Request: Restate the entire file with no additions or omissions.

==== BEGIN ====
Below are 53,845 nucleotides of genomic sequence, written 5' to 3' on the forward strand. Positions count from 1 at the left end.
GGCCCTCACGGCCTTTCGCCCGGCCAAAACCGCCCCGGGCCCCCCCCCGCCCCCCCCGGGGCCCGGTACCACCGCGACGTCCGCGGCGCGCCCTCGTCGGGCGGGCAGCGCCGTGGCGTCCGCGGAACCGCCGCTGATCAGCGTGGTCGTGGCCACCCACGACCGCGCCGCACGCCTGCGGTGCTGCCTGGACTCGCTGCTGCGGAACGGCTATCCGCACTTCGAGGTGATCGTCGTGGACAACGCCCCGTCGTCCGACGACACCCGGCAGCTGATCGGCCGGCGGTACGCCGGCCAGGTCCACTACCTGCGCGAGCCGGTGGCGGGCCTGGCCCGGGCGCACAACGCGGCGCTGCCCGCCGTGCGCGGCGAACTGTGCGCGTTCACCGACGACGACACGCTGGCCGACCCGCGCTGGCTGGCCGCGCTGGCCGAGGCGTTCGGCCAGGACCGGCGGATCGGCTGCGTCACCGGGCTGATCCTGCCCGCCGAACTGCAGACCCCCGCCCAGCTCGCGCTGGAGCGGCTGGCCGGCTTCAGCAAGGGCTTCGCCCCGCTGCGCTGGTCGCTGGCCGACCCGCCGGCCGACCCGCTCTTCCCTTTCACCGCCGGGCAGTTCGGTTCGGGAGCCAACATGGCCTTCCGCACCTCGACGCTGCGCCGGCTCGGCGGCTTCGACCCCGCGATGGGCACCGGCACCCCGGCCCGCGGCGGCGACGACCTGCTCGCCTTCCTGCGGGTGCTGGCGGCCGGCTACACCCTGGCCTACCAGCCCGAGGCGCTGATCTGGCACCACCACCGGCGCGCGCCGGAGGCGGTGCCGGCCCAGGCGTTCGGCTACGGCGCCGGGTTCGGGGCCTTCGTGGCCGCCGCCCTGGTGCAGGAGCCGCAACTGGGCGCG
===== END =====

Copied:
Below are 53,845 nucleotides of genomic sequence, written 5' to 3' on the forward strand. Positions count from 1 at the left end.
GGCCCTCACGGCCTTTCGCCCGGCCAAAACCGCCCCGGGCCCCCCCCCGCCCCCCCCGGGGCCCGGTACCACCGCGACGTCCGCGGCGCGCCCTCGTCGGGCGGGCAGCGCCGTGGCGTCCGCGGAACCGCCGCTGATCAGCGTGGTCGTGGCCACCCACGACCGCGCCGCACGCCTGCGGTGCTGCCTGGACTCGCTGCTGCGGAACGGCTATCCGCACTTCGAGGTGATCGTCGTGGACAACGCCCCGTCGTCCGACGACACCCGGCAGCTGATCGGCCGGCGGTACGCCGGCCAGGTCCACTACCTGCGCGAGCCGGTGGCGGGCCTGGCCCGGGCGCACAACGCGGCGCTGCCCGCCGTGCGCGGCGAACTGTGCGCGTTCACCGACGACGACACGCTGGCCGACCCGCGCTGGCTGGCCGCGCTGGCCGAGGCGTTCGGCCAGGACCGGCGGATCGGCTGCGTCACCGGGCTGATCCTGCCCGCCGAACTGCAGACCCCCGCCCAGCTCGCGCTGGAGCGGCTGGCCGGCTTCAGCAAGGGCTTCGCCCCGCTGCGCTGGTCGCTGGCCGACCCGCCGGCCGACCCGCTCTTCCCTTTCACCGCCGGGCAGTTCGGTTCGGGAGCCAACATGGCCTTCCGCACCTCGACGCTGCGCCGGCTCGGCGGCTTCGACCCCGCGATGGGCACCGGCACCCCGGCCCGCGGCGGCGACGACCTGCTCGCCTTCCTGCGGGTGCTGGCGGCCGGCTACACCCTGGCCTACCAGCCCGAGGCGCTGATCTGGCACCACCACCGGCGCGCGCCGGAGGCGGTGCCGGCCCAGGCGTTCGGCTACGGCGCCGGGTTCGGGGCCTTCGTGGCCGCCGCCCTGGTGCAGGAGCCGCAACTGGGCGCG